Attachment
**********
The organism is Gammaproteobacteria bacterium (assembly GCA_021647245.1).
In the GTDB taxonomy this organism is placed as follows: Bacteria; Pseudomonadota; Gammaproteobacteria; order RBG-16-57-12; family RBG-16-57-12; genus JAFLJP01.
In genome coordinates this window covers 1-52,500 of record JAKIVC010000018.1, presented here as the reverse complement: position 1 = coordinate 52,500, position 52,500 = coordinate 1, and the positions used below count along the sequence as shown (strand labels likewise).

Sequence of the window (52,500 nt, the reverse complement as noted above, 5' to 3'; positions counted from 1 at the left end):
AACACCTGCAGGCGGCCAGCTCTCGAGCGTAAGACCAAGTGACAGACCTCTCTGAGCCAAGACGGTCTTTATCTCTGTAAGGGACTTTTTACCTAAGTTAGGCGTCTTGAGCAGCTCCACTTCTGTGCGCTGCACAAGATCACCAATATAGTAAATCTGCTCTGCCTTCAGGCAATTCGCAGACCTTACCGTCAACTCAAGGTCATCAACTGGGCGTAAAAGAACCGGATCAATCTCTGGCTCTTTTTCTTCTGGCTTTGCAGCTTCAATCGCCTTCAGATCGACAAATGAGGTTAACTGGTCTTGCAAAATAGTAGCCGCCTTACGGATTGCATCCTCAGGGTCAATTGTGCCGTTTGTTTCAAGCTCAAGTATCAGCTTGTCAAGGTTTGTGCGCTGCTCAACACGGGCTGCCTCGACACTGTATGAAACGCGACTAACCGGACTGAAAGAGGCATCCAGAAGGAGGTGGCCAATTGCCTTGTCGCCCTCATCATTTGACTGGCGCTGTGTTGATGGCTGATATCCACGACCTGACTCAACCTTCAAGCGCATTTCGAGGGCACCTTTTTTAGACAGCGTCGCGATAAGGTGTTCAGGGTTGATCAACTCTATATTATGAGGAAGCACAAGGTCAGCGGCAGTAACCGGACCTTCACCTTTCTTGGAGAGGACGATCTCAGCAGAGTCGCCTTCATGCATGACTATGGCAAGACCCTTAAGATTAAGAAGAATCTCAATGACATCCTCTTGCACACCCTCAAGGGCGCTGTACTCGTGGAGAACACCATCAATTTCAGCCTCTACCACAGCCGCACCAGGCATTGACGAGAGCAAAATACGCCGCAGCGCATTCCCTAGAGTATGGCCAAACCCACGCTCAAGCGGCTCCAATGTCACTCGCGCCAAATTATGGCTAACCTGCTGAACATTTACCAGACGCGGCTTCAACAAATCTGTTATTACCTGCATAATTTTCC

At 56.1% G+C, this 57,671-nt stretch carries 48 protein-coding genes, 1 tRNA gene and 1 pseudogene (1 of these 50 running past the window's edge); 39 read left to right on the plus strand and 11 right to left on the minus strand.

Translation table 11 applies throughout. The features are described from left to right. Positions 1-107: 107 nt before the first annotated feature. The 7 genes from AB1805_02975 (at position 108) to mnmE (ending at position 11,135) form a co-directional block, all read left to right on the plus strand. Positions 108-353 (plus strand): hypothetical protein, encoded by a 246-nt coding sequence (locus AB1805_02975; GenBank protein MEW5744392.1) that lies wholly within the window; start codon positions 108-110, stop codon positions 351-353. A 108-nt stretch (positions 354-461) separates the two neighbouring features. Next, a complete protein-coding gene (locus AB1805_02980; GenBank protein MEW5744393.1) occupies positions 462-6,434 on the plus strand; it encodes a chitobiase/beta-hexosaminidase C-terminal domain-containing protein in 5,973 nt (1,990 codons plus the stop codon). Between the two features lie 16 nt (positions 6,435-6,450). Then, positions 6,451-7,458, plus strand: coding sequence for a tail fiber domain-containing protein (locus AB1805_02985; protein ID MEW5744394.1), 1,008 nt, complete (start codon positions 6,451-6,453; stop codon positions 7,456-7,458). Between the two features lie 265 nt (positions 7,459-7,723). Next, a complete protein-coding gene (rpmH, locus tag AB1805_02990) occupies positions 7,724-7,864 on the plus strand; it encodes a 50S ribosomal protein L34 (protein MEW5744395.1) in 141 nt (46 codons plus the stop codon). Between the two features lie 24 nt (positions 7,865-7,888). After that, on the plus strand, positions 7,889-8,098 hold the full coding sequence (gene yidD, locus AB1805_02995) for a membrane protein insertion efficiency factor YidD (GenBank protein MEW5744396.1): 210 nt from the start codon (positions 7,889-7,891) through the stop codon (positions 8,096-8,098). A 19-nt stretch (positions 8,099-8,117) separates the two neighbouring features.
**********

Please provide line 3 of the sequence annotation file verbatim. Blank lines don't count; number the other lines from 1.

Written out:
In genome coordinates this window covers 1-52,500 of record JAKIVC010000018.1, presented here as the reverse complement: position 1 = coordinate 52,500, position 52,500 = coordinate 1, and the positions used below count along the sequence as shown (strand labels likewise).